2 Chr 18.23 tells us that Zedekiah the son of Chenaanah (international trader) came forward and struck Micaiah on the cheek and said, “How did the Spirit of Yehovah pass from me to speak to you?” Evidently, Zedekiah thought he had the Ruach Ha Kodesh, but he really didn’t. This is just like the prophets of today. When they are defeated they get angry. So Ahab put Micaiah in prison and to keep him there till Ahab got back from the battle (v 26), and Micaiah tells Ahab that if he returns from battle then Yehovah did not speak to him (in 2 Chr 18.16).

In 2 Chr 18.28-34 Ahab goes to battle, along with Yehoshaphat. Why Yehoshaphat went along after hearing all this is very curious, especially after a defeat was predicted. And Ahab, knowing the prophecy of Micaiah, decided to disguise himself and thought this would protect him Yehoshaphat would be the only identifiable king on the battlefield, and why he went along with this also is very, very curious. But this would not save Ahab.

Ben-Hadad tells his army to fight with no one small or great, but only with the King of Israel. Ahab’s previous mercy to Ben-Hadad in 1 Kings 20.31-34 will not be reciprocated. He will return evil for good, but God was directing Ben-Hadad in this. So when the battle started, Yehoshaphat noticed the enemy was coming after him because he was the only one dressed as a king. He cries out to Yehovah in v 31 and the Lord diverted their hearts away from him.

Now, a certain archer drew his bow and shot a random arrow and it struck Ahab between his armor. God directed the arrow to hit Ahab. Man cannot hide from the judgment of God even though he thinks he can. Micaiah obeyed the Lord and ended up in prison, but that was better off than a king he did not obey the Lord. Ahab propped himself up in his chariot with the help of the “shalish.” The shalish is a third man in a chariot, along with the driver. To Ahab’s credit, he stayed propped up in his chariot, facing the Syrians until sunset, when he died.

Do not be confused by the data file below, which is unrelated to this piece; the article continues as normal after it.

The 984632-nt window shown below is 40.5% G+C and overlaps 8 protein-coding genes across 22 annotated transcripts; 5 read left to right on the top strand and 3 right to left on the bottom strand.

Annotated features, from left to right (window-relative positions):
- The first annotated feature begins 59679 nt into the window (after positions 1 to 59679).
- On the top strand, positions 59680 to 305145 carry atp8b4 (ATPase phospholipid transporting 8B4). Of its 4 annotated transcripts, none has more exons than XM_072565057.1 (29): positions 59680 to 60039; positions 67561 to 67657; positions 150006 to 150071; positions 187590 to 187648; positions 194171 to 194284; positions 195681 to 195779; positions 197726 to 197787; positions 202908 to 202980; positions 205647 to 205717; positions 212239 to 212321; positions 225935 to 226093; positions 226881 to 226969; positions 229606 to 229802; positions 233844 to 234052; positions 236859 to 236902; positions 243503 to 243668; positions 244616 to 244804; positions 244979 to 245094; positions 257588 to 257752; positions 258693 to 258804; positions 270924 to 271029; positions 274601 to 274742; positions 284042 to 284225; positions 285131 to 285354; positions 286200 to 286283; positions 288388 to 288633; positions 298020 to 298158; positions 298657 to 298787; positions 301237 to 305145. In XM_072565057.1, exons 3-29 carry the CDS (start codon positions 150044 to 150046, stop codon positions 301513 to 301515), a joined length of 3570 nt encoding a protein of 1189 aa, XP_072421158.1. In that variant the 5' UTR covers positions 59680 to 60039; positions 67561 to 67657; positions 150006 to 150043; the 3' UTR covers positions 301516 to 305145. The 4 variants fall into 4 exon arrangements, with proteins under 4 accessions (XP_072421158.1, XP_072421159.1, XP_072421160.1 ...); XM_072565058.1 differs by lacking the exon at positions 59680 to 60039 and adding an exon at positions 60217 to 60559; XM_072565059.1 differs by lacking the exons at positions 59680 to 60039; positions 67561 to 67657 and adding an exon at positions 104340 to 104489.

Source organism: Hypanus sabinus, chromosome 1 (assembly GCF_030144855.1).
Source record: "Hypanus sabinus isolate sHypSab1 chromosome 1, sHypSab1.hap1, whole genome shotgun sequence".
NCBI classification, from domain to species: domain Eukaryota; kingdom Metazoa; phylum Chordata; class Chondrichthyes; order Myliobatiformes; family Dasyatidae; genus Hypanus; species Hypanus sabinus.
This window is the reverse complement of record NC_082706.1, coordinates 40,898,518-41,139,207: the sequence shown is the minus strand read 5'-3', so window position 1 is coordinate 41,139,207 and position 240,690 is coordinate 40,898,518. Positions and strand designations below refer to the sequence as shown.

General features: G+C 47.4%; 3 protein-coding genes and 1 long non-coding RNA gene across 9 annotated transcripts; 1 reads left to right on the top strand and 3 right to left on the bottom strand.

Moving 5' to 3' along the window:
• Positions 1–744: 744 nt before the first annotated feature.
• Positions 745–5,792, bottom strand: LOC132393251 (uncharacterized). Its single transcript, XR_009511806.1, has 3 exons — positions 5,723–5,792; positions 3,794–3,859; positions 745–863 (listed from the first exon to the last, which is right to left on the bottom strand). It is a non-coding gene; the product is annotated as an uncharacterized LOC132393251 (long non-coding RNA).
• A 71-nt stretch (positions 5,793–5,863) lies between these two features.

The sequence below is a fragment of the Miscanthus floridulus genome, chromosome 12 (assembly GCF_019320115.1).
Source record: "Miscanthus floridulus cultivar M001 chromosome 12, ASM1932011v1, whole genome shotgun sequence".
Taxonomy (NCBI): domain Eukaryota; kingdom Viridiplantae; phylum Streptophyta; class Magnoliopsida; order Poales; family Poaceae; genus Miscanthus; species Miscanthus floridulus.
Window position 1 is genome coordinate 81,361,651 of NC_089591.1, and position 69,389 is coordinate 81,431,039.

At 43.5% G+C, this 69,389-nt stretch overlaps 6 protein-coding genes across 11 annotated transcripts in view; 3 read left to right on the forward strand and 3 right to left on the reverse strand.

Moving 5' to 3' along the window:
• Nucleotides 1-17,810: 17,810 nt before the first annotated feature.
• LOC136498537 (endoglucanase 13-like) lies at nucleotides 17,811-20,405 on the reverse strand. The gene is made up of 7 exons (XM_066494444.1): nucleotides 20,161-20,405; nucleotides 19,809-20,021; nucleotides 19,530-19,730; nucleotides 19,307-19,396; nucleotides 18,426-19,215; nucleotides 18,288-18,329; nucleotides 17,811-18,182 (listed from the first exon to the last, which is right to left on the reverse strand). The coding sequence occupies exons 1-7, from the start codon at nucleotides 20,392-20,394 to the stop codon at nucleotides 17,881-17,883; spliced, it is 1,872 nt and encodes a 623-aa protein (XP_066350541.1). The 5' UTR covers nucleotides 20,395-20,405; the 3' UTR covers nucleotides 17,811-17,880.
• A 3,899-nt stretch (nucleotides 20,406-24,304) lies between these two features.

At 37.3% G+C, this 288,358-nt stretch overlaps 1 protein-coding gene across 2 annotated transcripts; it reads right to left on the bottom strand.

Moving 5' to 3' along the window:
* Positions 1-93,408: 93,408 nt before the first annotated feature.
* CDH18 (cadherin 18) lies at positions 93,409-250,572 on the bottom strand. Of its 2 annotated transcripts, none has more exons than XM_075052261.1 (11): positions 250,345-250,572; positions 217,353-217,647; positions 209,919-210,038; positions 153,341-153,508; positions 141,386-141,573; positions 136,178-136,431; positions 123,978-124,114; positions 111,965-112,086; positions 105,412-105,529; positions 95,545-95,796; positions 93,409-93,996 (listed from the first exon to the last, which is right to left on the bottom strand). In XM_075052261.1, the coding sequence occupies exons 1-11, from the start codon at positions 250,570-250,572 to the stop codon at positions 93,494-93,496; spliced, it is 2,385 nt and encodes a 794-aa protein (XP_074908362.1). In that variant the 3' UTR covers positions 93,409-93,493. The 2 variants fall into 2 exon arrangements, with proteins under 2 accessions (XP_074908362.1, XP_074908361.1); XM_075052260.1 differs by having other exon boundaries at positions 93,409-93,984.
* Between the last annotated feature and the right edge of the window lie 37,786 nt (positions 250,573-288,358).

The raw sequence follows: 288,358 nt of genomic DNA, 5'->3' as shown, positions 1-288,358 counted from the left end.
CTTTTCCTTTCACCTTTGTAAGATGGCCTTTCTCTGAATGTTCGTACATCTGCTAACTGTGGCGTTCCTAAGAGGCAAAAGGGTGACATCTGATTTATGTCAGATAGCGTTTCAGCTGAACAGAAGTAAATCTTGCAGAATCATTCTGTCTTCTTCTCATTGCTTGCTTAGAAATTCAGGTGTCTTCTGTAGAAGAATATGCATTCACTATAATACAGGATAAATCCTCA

2 Chr 19.1-11 tells us that Yehoshaphat returns after the battle, showing Yehovah’s mercy even to those who use bad judgment. However, Yehu, the son of Hanani the prophet, rebuked Yehoshaphat for helping Ahab, saying, “Should you help the wicked and love those who hate the Lord and so bring wrath on yourself from Yehovah? But there is some good in you for you have removed the Asheroth from the land and you have set your heart to seek God.” He had zeal for Yehovah but the wrath of Yehovah would come in the coming war with the Ammonites and Moabites and the death of his great-grandsons by Ahab’s daughter Athaliah.

Yehoshaphat responded by instituting reforms (v 6-10). He appointed judges in Judah and admonished them to remember they were judging for Yehovah, not man. These verses are included here and not in Kings because they served as an example to the leaders who were coming back to rebuild Judah and Jerusalem after the Babylonian exile. Without the Torah and those who judged righteously, the nation would not prosper and survive.

Posted in All Teachings, Articles, Idioms, Phrases and Concepts, Prophecy/Eschatology, The Feasts of the Lord, The Tanach, Understanding the New Testament

Tanak Foundations-Concepts in Second Chronicles-Part 3